The global push for clean power generation and increased electrification in transportation is creating a new world order in energy where new winners and losers may emerge.
If the world moves toward predominantly renewable energy sources, the influence of a small number of oil-producing petrostates concentrated in a conflict-prone region is set to wane. At the same time, new power players will emerge, analysts say. These will be the countries holding reserves of the key energy transition minerals or hosting sites for the production of batteries, solar panels, and such with interconnectors for export and import of electricity.
In a world described by the International Energy Agency’s bombshell report from last week—in which it was explained that no new investment in oil and gas is needed, ever, if we are to achieve net-zero emissions in 2050—the energy warfare and the war for resources could shift from large-scale conflicts about oil to potential conflicts about electricity supply, including via cyber warfare.
Cyberattacks On Electricity Grids Could Intensify
America just got a glimpse of what a cyberattack could do to its energy supply. Although no electricity grids were targeted in the ransomware attack on Colonial Pipeline, the cyberattack on computer systems cut off supply of the main fossil-fuel product used in the United States as it stopped gasoline shipments to the Eastern Seaboard.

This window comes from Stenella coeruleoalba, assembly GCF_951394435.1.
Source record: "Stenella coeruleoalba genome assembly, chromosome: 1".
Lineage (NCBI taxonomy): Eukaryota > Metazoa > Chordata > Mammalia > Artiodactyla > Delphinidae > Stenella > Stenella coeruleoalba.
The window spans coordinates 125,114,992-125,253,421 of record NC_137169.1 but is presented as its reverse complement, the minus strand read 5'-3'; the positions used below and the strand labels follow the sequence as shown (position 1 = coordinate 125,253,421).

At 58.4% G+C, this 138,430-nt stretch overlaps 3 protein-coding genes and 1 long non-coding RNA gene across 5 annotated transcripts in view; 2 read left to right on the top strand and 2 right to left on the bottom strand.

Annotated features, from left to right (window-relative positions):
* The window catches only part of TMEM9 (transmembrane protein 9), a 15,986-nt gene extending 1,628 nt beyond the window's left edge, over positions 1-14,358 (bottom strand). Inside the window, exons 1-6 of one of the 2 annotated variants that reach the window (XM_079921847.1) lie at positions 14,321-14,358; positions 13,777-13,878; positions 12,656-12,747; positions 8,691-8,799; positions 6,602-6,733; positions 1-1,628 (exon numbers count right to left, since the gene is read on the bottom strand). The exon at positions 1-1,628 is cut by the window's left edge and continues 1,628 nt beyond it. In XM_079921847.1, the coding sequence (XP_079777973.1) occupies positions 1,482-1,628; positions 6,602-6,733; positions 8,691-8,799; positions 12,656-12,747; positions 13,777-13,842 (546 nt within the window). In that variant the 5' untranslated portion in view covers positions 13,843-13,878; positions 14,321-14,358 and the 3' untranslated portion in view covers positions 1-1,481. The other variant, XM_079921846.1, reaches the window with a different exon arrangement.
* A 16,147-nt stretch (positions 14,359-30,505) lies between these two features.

As the share of electricity in the global energy mix is set to grow exponentially in the coming decades, along with digitalization of operations and asset monitoring, the new threat to energy supply may not be a skirmish or a full-blown conflict near the Strait of Hormuz in the Middle East. It could be state-sponsored cyberattacks on electricity grids, Amy Myers Jaffe, a research professor at Tufts University’s Fletcher School, argues in an article in The Wall Street Journal.
The higher the digitalization and the adoption of the Internet of Things and Industrial Internet of Things in electricity grids and supply, the more chances hackers—including such backed by governments—could get to target parts of the networks,…